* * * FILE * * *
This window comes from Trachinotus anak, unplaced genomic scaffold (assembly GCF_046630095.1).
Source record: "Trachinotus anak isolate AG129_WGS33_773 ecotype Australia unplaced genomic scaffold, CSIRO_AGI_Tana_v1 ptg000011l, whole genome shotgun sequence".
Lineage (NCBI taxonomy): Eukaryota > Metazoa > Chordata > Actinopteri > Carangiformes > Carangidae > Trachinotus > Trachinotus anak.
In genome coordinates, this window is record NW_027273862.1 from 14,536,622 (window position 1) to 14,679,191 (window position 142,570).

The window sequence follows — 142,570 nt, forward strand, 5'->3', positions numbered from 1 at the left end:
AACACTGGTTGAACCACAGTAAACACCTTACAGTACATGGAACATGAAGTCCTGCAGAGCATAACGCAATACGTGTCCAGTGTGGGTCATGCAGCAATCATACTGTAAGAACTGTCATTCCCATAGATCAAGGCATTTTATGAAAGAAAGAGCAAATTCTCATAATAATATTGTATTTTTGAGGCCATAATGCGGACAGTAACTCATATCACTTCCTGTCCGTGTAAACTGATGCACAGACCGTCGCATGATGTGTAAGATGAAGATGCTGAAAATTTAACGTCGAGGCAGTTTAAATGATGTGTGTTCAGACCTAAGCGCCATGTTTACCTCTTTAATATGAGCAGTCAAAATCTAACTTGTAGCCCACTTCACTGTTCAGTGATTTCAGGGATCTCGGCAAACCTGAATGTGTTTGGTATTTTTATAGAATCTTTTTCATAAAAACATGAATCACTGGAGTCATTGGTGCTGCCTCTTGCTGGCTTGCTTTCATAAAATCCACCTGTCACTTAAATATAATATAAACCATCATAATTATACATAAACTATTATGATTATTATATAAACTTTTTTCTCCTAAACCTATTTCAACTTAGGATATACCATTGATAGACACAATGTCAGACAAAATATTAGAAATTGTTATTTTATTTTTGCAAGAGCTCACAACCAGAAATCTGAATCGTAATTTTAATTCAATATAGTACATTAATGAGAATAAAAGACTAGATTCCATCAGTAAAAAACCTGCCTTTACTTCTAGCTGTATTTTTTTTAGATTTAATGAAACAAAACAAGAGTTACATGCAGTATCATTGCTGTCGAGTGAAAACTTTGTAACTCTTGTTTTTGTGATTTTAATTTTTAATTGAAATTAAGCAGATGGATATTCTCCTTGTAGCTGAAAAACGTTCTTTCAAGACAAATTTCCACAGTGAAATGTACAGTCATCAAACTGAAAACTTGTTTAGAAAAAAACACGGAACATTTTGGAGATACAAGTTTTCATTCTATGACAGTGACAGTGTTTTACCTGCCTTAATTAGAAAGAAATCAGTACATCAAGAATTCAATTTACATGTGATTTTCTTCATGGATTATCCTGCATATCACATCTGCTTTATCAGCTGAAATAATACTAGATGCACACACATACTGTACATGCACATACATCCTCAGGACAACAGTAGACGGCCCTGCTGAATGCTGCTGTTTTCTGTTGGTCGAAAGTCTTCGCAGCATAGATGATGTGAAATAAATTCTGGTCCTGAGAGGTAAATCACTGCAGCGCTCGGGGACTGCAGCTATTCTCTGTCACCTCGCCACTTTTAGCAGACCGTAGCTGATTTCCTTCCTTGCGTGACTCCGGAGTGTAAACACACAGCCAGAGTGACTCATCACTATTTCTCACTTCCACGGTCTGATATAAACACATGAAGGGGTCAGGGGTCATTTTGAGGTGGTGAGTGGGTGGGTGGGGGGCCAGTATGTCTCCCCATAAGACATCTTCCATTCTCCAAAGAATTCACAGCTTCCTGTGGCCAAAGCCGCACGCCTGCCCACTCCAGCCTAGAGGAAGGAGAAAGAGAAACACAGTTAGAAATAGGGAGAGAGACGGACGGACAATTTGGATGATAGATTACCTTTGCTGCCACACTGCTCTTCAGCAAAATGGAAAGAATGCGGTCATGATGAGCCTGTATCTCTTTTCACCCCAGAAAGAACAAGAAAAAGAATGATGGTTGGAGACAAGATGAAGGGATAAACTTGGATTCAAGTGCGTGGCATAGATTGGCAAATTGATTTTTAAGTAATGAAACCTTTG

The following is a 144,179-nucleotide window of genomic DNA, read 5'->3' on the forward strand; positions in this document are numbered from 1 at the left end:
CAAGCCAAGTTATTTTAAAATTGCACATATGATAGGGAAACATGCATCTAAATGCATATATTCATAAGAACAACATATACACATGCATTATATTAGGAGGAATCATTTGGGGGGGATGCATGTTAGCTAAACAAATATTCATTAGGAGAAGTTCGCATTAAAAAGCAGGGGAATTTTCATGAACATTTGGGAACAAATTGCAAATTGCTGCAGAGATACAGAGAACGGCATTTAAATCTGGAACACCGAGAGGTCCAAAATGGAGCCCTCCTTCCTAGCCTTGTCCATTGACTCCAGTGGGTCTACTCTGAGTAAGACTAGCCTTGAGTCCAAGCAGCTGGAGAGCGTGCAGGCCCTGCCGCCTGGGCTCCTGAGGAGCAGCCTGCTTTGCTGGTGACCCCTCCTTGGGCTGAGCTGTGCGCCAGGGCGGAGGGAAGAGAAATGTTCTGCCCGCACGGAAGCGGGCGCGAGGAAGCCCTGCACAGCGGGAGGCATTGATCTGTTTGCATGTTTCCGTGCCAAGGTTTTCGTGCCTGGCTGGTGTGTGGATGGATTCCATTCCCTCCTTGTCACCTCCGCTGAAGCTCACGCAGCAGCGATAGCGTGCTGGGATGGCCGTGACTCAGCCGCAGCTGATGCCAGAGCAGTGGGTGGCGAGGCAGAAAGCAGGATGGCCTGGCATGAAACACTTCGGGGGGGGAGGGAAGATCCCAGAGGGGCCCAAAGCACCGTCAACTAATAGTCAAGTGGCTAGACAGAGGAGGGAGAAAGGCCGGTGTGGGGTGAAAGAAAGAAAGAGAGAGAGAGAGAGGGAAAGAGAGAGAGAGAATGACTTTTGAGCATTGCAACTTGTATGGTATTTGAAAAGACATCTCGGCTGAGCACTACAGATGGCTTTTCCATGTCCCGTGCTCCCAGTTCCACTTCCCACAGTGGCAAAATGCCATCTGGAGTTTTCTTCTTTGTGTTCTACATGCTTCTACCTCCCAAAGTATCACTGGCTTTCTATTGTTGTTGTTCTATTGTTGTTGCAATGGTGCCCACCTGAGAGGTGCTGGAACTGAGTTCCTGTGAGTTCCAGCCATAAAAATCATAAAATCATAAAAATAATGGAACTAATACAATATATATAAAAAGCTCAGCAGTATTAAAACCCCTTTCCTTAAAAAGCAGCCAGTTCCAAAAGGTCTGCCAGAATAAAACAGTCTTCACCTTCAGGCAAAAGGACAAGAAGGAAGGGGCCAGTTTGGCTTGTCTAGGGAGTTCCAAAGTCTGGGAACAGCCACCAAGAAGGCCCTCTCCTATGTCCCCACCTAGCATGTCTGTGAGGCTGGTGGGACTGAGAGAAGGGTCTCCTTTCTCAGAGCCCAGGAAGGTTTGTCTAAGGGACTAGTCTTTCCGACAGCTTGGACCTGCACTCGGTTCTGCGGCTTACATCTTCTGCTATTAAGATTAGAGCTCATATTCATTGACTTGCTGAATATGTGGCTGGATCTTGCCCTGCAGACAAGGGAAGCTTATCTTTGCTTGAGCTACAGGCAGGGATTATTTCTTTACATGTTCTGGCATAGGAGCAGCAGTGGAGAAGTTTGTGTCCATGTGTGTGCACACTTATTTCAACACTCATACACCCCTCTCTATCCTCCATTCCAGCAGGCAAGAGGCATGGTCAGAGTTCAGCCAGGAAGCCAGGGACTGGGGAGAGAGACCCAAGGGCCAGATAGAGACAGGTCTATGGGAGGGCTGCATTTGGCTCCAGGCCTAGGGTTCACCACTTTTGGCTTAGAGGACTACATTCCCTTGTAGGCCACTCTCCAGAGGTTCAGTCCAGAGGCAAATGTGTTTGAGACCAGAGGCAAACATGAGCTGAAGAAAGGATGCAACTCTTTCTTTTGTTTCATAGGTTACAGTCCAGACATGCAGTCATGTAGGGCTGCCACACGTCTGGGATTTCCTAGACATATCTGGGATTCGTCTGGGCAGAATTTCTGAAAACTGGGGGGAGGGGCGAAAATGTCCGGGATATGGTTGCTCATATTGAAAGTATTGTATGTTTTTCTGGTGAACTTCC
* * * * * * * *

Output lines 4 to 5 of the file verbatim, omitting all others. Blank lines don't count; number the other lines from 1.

In genome coordinates, this window is record NW_027273862.1 from 14,536,622 (window position 1) to 14,679,191 (window position 142,570).

The window sequence follows — 142,570 nt, forward strand, 5'->3', positions numbered from 1 at the left end: